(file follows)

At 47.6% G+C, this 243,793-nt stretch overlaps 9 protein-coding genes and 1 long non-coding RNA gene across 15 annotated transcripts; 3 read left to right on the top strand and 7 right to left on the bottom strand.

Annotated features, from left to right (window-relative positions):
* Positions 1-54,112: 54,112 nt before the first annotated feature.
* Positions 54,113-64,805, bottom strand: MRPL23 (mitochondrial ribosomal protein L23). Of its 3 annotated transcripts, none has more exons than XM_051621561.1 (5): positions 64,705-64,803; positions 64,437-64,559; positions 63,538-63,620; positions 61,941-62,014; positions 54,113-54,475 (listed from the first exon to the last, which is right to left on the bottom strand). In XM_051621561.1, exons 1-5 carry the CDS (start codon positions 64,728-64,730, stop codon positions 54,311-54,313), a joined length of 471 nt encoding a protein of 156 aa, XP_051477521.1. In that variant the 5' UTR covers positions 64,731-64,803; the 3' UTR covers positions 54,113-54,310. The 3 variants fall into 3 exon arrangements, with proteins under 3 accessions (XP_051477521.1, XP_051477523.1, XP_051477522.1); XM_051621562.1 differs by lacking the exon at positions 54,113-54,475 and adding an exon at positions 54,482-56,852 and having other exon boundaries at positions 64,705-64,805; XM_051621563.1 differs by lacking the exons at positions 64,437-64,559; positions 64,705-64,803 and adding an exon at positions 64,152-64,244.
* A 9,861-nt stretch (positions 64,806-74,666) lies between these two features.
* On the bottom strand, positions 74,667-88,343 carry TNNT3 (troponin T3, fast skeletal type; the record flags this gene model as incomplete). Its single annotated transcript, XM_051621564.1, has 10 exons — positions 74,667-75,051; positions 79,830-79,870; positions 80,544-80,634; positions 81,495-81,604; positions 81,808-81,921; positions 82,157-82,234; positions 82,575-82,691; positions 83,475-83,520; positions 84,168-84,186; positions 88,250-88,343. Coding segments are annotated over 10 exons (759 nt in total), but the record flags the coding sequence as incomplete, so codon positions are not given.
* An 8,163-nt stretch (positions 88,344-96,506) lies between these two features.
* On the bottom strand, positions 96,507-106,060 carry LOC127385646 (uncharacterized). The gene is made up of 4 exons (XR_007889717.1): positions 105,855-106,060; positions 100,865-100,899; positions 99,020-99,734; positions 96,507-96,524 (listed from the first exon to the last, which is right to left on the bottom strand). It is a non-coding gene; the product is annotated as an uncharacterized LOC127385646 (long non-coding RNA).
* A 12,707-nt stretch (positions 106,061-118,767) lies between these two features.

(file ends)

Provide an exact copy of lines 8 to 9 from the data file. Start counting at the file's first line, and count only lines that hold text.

* On the bottom strand, positions 96,507-106,060 carry LOC127385646 (uncharacterized). The gene is made up of 4 exons (XR_007889717.1): positions 105,855-106,060; positions 100,865-100,899; positions 99,020-99,734; positions 96,507-96,524 (listed from the first exon to the last, which is right to left on the bottom strand). It is a non-coding gene; the product is annotated as an uncharacterized LOC127385646 (long non-coding RNA).
* A 12,707-nt stretch (positions 106,061-118,767) lies between these two features.